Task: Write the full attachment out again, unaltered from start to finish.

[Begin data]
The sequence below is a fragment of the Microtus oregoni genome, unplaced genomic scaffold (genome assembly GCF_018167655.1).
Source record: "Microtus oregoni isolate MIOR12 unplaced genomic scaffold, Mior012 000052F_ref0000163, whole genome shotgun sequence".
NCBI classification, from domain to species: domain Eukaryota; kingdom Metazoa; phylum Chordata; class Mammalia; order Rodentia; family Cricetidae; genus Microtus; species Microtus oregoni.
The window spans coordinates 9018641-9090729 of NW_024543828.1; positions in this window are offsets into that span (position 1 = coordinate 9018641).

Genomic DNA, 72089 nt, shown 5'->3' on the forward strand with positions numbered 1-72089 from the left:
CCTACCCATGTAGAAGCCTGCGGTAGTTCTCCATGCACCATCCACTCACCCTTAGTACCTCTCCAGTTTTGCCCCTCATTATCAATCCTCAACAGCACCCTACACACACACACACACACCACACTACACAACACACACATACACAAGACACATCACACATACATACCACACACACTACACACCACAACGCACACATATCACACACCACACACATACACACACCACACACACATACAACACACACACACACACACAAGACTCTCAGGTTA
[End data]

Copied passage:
The sequence below is a fragment of the Microtus oregoni genome, unplaced genomic scaffold (genome assembly GCF_018167655.1).
Source record: "Microtus oregoni isolate MIOR12 unplaced genomic scaffold, Mior012 000052F_ref0000163, whole genome shotgun sequence".
NCBI classification, from domain to species: domain Eukaryota; kingdom Metazoa; phylum Chordata; class Mammalia; order Rodentia; family Cricetidae; genus Microtus; species Microtus oregoni.
The window spans coordinates 9018641-9090729 of NW_024543828.1; positions in this window are offsets into that span (position 1 = coordinate 9018641).

Genomic DNA, 72089 nt, shown 5'->3' on the forward strand with positions numbered 1-72089 from the left:
CCTACCCATGTAGAAGCCTGCGGTAGTTCTCCATGCACCATCCACTCACCCTTAGTACCTCTCCAGTTTTGCCCCTCATTATCAATCCTCAACAGCACCCTACACACACACACACACACCACACTACACAACACACACATACACAAGACACATCACACATACATACCACACACACTACACACCACAACGCACACATATCACACACCACACACATACACACACCACACACACATACAACACACACACACACACACAAGACTCTCAGGTTA